Derry & Strabane Councillors have warned that there is “great concern” over sex offenders living amongst the community in the area.
They were speaking as it emerged the PSNI and An Gardai Siochana are working together with other agencies to monitor sex offenders crossing the border.
Derry & Strabane Council’s Health and Community Committee was told on Thursday there are 111 sex abuse and domestic violence offenders resident here.
During a presentation by representatives from the Public Protection Arrangements NI (PPANI) group, Julie Smyth, PPANI Co-ordinator related how public concerns about sex offenders living in the community grew during the 1990s following a number of high profile cases, resulting in a raft of measures to safeguard people.
PPANI was set up to reduce the offender’s opportunity or inclination to re-offend and manage the risk posed, she said, adding that licence conditions prohibit offenders living at an address unless it has been approved.
PSNI Detective Inspector Tara Swann said regular meetings are held with multiple agencies to review risks on a case-by-case basis. She added that the “victim’s voice is always at the table”.
The majority of the sex abuse and domestic violence offenders living locally are deemed Category One risk. Category One involves offenders where there is “little evidence that they will cause serious harm.” The second category involves cases where there is “present clear and identifiable evidence that they could cause serious harm through carrying out a contact sexual or violent crime.”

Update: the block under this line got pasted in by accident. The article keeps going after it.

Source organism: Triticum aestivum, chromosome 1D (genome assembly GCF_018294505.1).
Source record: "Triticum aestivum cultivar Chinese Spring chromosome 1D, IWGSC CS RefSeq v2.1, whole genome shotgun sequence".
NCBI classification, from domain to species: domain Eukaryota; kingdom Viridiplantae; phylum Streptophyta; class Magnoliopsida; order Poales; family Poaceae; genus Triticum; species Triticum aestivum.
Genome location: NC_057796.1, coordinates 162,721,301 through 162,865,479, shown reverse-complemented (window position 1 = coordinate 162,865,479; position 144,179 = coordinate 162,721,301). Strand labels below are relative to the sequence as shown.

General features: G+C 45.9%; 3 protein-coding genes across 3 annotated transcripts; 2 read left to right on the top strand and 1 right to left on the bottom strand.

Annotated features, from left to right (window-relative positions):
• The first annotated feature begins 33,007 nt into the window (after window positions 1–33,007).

SDLP Councillor Martin Reilly queried how well equipped the authorities were to deal with offenders coming from other areas, including other parts of Ireland.
Dt. Insp. Swann responded: “In respect of cross-border, I myself and one of the points of contact within An Garda Siochana, speak on a regular basis. For offenders who travel back and forth, we will have members of An Garda Siochana around the table.”
She added that there was now a Europe-wide exercise working towards information sharing in a much better way.
Sinn Fein Colr. Christopher Jackson said the number of offenders came as “no surprise”, several having been brought to his attention.
He said there was “great concern” among local people on this issue, adding that in some cases, the perpetrators were actually living close to their victims.
Colr. Jackson added that the sharing of information left a lot to be desired, and that there were victims who were not even notified about the details around the release of the perpetrator. Nor, he added, was information shared with PSNI local neighbourhood officers.
“It has been frustrating in the past as we seem to be coming up against a brick wall,” he said, adding: “What people living in communities see is, there is a sexual offender within their community and that may put their children at risk.”
Ms Smyth said that victims had to agree to go onto a register that would automatically result in access to information. “For whatever reason, a victim may feel they are not able to take that step,” she said.